The Walt Whitman Archive – Warwick 1
1What are the strengths of this archive? How would you use or refer to this site in your own work?
Reader in Digital Humanities, Department of Information Studies; Director, Centre for Digital Humanities – University College London
¶ 1 Leave a comment on paragraph 1 0 The Whitman archive is an example of excellent practice in the creation of digital scholarly resources. Its layout is simple, clear and easy to understand and navigate. It is obvious to a user where she is in the site, how to return to where she started from and what its various contents are. This might seem basic, but many resources, perhaps particularly those designed by and for academics tend not to pay enough attention to the basics of good design and usability, and can, as a result be confusing and frustrating for users. Since we make decisions about web pages in fractions of a second[ref]G. Lindgaard, C. Dudek, F. Fernandes, and J. Brown, “Attention Web Designers: You Have 50 Milliseconds to Make a Good First Impression,” Behaviour & Information Technology 25 (2005): 115-126.[/ref] and humanities users, in particular, are easily deterred from using a resource that seems untrustworthy to them[ref]Claire Warwick, M. Terras, P. Huntington, and N. Pappa, “If You Build It Will They Come? The LAIRAH Study: Quantifying the Use of Online Resources in the Arts and Humanities through Statistical Analysis of User Log Data,” Literary and Linguistic Computing 23:1 (2008): 85-102.[/ref] it is vital that such simple considerations as the look and functionality of the site should instantly seem comprehensible and comfortable for users.[ref]Dana Wheeles, “Accessibility, Usability and the New Face of NINES” Literary and Linguistic Computing 25:4 (2010). Forthcoming.[/ref]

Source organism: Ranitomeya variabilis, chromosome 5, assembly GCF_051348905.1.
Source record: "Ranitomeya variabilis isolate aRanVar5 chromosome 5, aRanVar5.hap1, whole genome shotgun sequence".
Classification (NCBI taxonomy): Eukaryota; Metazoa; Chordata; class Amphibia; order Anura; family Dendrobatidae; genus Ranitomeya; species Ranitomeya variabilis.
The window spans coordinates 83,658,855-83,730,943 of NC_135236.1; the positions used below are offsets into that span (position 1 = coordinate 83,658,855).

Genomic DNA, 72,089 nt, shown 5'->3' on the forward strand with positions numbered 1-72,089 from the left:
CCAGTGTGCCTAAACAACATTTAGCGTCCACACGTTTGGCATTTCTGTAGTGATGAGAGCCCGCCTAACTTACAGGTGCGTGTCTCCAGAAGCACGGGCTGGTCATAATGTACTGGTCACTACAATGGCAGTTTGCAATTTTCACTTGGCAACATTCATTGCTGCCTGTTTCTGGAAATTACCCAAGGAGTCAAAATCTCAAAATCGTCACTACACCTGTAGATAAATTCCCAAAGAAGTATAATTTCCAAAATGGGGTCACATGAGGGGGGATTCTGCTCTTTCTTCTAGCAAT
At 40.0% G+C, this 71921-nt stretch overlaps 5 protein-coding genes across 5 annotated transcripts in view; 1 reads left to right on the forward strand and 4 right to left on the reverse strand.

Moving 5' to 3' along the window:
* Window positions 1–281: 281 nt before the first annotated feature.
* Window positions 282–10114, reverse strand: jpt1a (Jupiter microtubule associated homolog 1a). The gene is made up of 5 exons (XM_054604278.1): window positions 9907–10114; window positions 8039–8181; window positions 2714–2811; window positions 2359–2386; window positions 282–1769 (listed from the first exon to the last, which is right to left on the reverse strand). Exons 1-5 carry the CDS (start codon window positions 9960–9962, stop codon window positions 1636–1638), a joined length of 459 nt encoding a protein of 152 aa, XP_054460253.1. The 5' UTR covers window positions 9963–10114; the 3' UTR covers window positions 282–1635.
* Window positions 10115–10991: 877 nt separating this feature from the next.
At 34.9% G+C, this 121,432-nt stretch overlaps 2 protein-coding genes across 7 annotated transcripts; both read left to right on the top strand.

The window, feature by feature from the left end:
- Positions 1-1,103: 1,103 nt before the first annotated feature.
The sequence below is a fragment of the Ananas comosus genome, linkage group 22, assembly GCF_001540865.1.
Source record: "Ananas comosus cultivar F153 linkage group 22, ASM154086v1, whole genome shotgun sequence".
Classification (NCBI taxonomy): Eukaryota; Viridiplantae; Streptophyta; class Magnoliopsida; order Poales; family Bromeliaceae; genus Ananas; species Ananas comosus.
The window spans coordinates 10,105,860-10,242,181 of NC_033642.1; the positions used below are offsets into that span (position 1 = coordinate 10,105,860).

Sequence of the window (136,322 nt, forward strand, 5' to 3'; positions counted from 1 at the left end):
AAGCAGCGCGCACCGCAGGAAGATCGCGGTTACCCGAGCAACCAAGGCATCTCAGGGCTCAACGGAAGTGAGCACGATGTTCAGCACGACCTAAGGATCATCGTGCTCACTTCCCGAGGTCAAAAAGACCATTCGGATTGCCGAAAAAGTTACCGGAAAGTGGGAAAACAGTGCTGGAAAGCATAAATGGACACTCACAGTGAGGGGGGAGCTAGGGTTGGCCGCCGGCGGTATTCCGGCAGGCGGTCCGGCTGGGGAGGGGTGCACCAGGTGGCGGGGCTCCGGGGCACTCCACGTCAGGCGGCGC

¶ 2 Leave a comment on paragraph 2 0 One of the most impressive things about the Whitman archive is that it can be addressed in different ways depending on the level of expertise the user may have: this is by no means common in scholarly digital resources. As someone who was once worked on English, but not American, literature and who now regards herself as a full time Digital Humanist, I know relatively little about Walt Whitman’s life and career. As a result of using the archive, however, I was able to find a considerable amount of information at an appropriate level. In other words, this was content of a level well beyond the introductory but which was not simply directed at other Whitman scholars and other expert users. This is a surprisingly difficult balance to achieve in any medium but seems especially challenging in the digital one. Many digital scholarly resources tend to assume that their users will be experts in the subject matter. This is not necessarily the case and as a result non-expert users may easily be confused or lose interest.[ref]Warwick et al., “If You Build It.”[/ref] This seems particularly perverse, since digital resources are an excellent way for scholars to engage with those outside academia who share their interests and to encourage those with an interest to become to sufficiently intrigued that they become the experts of the future. If the non-expert user is deterred, how will they make progress to expertise? This is an opportunity that the Whitman archive has fully understood.